13. Sataniel

    Sataniel Groundskeeper

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    Why would she reach to him? Snape was hanging around with Death Eaters, despite her friendship. Despite her trying to defend him from accusations. He chose his side. To change he needed a drastic wake up call, and that wake up call came, and his reaction to it wasn't enough.
     
  14. TheLazyReader

    TheLazyReader Seventh Year

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    Hey, I'm not admonishing Lily here. Just saying what happened. Maybe if she had reached out to him, she might have convinced him, she might not. It's my personal belief she could have, considering Snape did see the error of his ways on his own later. It took a lot for it to happen, but might have taken less with other circumstances.
     
  15. Republic

    Republic The Snow Queen Prestige DLP Supporter

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    The problem with that is that she had no obligation to do so. Being a good friend goes both ways. And not supporting a murderous psychopath that wants you and others like you killed is a good-friend move that is generally expected to be made.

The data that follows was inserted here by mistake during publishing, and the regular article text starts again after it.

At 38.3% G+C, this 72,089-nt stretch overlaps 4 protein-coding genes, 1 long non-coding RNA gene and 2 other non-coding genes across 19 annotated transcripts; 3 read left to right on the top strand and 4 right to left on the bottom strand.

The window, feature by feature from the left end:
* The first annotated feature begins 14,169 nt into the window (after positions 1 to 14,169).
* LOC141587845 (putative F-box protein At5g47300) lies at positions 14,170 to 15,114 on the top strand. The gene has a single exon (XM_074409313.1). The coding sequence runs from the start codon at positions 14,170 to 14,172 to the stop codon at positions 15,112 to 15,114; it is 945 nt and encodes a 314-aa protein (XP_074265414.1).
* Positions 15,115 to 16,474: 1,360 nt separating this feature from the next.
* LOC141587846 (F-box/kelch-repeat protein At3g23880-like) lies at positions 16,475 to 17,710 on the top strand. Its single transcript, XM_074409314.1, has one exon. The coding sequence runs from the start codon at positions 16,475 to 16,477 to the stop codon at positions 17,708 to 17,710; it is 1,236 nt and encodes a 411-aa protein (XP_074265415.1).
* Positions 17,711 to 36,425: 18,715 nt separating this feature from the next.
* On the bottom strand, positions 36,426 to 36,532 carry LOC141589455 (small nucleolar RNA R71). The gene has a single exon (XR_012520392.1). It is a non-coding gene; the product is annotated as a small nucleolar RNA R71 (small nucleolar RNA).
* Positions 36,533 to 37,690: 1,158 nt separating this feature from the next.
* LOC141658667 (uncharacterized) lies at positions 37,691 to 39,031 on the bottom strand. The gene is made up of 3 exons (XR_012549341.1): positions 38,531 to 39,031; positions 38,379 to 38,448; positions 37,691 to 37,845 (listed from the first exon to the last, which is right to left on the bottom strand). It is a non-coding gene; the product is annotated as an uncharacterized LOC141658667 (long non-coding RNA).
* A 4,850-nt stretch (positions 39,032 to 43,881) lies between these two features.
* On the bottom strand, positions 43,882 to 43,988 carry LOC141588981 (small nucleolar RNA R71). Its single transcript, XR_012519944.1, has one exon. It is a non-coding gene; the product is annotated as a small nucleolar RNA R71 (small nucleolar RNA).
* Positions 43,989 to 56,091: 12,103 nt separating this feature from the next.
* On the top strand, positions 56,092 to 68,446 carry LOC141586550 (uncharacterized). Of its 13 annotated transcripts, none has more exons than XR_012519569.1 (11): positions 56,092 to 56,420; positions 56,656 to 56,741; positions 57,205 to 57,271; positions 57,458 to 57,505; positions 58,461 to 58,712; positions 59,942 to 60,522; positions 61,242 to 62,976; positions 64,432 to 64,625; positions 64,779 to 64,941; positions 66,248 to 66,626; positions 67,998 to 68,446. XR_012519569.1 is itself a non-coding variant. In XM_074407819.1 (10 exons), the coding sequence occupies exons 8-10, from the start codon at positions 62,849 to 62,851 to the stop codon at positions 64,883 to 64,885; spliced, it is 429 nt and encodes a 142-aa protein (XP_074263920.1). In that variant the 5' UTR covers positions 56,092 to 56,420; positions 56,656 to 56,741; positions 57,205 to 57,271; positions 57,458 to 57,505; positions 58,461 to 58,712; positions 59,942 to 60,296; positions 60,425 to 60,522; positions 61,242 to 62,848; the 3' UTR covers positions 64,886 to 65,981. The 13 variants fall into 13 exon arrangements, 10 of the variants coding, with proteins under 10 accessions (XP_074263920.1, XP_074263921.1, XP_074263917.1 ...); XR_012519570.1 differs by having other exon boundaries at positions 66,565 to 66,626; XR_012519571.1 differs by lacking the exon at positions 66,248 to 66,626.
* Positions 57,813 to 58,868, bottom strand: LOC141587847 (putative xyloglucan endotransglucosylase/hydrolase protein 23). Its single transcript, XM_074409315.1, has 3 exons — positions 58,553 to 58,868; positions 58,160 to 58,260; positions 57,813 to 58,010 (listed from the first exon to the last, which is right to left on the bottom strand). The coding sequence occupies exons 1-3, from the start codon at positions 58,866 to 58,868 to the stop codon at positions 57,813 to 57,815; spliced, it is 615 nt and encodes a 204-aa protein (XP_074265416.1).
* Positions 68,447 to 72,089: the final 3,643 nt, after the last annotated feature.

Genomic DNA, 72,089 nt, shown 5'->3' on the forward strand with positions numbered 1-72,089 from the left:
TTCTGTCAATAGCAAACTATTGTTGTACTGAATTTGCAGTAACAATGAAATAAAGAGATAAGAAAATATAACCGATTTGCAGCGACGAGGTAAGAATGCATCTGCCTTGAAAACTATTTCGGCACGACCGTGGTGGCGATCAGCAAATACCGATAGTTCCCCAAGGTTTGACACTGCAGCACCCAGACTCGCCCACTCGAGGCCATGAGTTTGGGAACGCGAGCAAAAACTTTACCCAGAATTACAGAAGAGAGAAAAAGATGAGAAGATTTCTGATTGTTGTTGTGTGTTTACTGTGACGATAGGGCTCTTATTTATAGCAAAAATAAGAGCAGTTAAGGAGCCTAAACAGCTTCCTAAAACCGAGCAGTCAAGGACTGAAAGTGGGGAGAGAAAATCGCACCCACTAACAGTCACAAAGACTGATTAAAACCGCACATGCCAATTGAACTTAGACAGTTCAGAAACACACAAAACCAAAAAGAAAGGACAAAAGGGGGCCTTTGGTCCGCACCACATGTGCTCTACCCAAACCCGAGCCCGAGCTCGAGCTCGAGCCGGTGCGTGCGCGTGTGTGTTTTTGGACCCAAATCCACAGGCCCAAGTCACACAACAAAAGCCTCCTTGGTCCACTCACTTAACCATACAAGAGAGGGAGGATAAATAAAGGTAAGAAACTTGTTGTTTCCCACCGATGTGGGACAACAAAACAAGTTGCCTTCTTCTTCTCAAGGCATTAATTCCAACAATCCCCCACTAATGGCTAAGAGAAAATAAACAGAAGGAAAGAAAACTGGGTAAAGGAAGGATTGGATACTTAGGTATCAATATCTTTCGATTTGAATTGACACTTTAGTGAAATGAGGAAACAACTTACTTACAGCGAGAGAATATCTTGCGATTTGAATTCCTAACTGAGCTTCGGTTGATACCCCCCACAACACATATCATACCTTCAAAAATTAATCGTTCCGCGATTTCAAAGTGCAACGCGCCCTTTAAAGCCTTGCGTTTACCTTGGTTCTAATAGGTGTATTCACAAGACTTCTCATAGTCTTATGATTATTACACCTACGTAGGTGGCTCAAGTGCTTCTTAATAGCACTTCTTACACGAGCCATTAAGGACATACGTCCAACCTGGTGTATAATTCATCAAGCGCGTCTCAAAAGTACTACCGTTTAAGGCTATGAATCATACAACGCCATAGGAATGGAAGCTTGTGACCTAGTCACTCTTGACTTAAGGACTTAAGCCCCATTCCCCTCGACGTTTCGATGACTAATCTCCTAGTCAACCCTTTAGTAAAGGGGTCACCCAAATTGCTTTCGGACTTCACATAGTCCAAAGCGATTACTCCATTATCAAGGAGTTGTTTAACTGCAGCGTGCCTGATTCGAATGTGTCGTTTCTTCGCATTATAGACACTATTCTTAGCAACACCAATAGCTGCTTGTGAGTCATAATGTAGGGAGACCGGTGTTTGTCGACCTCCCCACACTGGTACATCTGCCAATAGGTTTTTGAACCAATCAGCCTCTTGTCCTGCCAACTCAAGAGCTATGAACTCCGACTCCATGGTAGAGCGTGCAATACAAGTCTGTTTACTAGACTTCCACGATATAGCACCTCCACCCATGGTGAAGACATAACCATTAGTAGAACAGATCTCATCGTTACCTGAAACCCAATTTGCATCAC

16. TheLazyReader

    TheLazyReader Seventh Year

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    I don't think her obligation to save him is what's being discussed here.
     
  17. Sataniel

    Sataniel Groundskeeper

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    What would her reaching to him do? They weren't separated before the incident. If we believe what Lily says (and we don't really have a reason not to), she tried to be good friend, and that did nothing and it all accumulated until mudblood incident became the straw that broke the camel's back. If she tried to reach to him after that, he would just be validated in his actions.
     
  18. TheLazyReader

    TheLazyReader Seventh Year

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    Heh, I'm not so sure about that. The act of forgiveness (once someone realizes their mistakes) can go a long way. Would she be enabling him if she did not react in the first place? Yes, I believe so. But she did react, and Snape suffered and regretted his action for that. Snape (as far as we know) never asked her for forgiveness, but if he was sorry I don't see why she shouldn't have offered it (except for the fact she might not know he was, which was probably what happened anyway).
     
  19. Genghiz Khan

    Genghiz Khan Unspeakable